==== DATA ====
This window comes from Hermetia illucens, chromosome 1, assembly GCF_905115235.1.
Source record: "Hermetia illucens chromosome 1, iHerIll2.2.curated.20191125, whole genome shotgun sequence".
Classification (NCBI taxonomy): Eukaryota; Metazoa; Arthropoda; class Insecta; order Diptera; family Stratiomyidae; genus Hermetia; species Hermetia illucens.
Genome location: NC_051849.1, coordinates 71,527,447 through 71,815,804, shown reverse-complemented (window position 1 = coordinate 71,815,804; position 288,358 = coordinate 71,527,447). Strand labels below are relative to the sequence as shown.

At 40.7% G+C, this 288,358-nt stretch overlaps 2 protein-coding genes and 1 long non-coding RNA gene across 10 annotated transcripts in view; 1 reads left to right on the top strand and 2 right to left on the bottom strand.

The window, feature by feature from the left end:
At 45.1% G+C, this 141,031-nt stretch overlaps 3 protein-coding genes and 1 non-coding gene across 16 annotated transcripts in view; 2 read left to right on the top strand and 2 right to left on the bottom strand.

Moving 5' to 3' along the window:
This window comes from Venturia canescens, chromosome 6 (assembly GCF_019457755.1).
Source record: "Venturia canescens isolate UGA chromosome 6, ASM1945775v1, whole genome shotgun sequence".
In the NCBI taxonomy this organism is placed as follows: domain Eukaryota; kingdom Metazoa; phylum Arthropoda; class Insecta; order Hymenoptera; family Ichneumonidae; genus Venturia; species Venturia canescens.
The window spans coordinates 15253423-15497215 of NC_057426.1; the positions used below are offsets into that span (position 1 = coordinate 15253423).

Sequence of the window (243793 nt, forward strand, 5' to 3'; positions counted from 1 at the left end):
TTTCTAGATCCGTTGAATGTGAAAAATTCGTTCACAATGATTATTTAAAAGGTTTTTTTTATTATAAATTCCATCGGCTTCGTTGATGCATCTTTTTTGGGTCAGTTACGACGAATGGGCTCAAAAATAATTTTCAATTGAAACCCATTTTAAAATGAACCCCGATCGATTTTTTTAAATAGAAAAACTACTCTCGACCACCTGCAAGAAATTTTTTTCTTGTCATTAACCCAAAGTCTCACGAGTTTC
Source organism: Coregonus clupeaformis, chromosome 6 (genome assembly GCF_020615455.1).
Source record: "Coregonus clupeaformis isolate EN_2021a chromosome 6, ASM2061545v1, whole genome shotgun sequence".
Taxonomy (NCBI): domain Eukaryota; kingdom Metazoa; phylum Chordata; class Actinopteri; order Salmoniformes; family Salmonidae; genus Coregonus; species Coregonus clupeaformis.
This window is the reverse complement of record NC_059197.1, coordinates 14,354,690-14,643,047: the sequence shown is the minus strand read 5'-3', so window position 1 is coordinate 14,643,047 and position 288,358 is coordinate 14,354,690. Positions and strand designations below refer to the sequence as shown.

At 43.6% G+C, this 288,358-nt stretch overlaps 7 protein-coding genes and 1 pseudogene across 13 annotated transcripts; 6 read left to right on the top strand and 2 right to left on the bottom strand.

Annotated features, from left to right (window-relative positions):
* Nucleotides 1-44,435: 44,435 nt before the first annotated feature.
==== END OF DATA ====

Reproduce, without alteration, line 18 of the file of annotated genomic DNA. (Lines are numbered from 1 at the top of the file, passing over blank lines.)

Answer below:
This window is the reverse complement of record NC_059197.1, coordinates 14,354,690-14,643,047: the sequence shown is the minus strand read 5'-3', so window position 1 is coordinate 14,643,047 and position 288,358 is coordinate 14,354,690. Positions and strand designations below refer to the sequence as shown.